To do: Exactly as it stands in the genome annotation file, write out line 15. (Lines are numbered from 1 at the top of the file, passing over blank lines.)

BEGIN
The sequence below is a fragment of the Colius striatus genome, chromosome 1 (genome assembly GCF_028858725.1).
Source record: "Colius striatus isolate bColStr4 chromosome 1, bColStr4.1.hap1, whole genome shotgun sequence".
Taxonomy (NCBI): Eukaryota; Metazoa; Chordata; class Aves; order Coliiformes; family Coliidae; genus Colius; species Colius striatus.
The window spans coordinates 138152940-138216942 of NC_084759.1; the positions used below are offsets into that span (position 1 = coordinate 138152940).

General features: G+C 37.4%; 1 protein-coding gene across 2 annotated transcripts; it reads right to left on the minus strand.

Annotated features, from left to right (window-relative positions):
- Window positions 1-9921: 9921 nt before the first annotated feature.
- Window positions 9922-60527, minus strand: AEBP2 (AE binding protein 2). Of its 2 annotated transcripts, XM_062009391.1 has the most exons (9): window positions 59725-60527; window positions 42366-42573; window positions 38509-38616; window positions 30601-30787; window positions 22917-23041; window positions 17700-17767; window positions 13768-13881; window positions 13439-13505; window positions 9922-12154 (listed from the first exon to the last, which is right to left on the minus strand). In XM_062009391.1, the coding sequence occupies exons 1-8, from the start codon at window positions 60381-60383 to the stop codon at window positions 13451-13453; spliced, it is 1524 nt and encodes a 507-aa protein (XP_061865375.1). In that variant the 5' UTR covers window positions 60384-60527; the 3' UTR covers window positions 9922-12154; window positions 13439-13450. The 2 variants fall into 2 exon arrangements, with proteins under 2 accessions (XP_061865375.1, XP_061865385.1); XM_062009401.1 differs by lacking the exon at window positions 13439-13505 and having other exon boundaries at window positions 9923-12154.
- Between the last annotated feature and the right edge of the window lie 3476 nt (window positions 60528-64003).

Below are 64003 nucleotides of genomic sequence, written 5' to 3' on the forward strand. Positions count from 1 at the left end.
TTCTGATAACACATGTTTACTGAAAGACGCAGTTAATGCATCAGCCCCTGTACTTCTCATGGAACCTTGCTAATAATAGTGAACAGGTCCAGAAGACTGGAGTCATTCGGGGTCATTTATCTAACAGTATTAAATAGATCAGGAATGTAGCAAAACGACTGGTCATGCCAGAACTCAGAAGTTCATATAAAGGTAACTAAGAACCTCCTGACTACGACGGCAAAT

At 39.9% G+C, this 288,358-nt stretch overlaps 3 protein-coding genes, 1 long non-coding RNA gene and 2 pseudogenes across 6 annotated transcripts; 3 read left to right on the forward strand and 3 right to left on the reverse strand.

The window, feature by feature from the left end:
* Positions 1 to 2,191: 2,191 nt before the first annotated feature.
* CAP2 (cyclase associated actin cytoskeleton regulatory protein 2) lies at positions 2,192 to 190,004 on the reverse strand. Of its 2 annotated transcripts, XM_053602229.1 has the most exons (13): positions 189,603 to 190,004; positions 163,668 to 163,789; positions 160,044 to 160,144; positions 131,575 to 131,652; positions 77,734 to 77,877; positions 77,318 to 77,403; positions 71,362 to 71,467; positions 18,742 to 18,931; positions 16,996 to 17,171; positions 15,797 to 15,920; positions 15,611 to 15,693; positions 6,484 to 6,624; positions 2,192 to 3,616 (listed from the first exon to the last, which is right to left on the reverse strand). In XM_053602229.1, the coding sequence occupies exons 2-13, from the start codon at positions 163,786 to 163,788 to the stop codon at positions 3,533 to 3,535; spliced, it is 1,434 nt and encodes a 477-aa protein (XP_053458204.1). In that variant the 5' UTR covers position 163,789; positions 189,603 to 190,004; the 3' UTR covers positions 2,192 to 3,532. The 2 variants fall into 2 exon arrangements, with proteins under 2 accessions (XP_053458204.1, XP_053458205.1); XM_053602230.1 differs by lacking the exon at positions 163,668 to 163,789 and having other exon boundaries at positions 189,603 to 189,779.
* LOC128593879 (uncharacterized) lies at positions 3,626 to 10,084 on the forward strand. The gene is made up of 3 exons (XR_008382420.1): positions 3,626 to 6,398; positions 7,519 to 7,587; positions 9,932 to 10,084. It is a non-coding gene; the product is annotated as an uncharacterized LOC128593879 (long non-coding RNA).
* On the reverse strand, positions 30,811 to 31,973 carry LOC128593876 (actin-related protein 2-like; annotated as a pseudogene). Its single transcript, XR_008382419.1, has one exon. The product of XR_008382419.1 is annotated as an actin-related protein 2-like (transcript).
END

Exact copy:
* CAP2 (cyclase associated actin cytoskeleton regulatory protein 2) lies at positions 2,192 to 190,004 on the reverse strand. Of its 2 annotated transcripts, XM_053602229.1 has the most exons (13): positions 189,603 to 190,004; positions 163,668 to 163,789; positions 160,044 to 160,144; positions 131,575 to 131,652; positions 77,734 to 77,877; positions 77,318 to 77,403; positions 71,362 to 71,467; positions 18,742 to 18,931; positions 16,996 to 17,171; positions 15,797 to 15,920; positions 15,611 to 15,693; positions 6,484 to 6,624; positions 2,192 to 3,616 (listed from the first exon to the last, which is right to left on the reverse strand). In XM_053602229.1, the coding sequence occupies exons 2-13, from the start codon at positions 163,786 to 163,788 to the stop codon at positions 3,533 to 3,535; spliced, it is 1,434 nt and encodes a 477-aa protein (XP_053458204.1). In that variant the 5' UTR covers position 163,789; positions 189,603 to 190,004; the 3' UTR covers positions 2,192 to 3,532. The 2 variants fall into 2 exon arrangements, with proteins under 2 accessions (XP_053458204.1, XP_053458205.1); XM_053602230.1 differs by lacking the exon at positions 163,668 to 163,789 and having other exon boundaries at positions 189,603 to 189,779.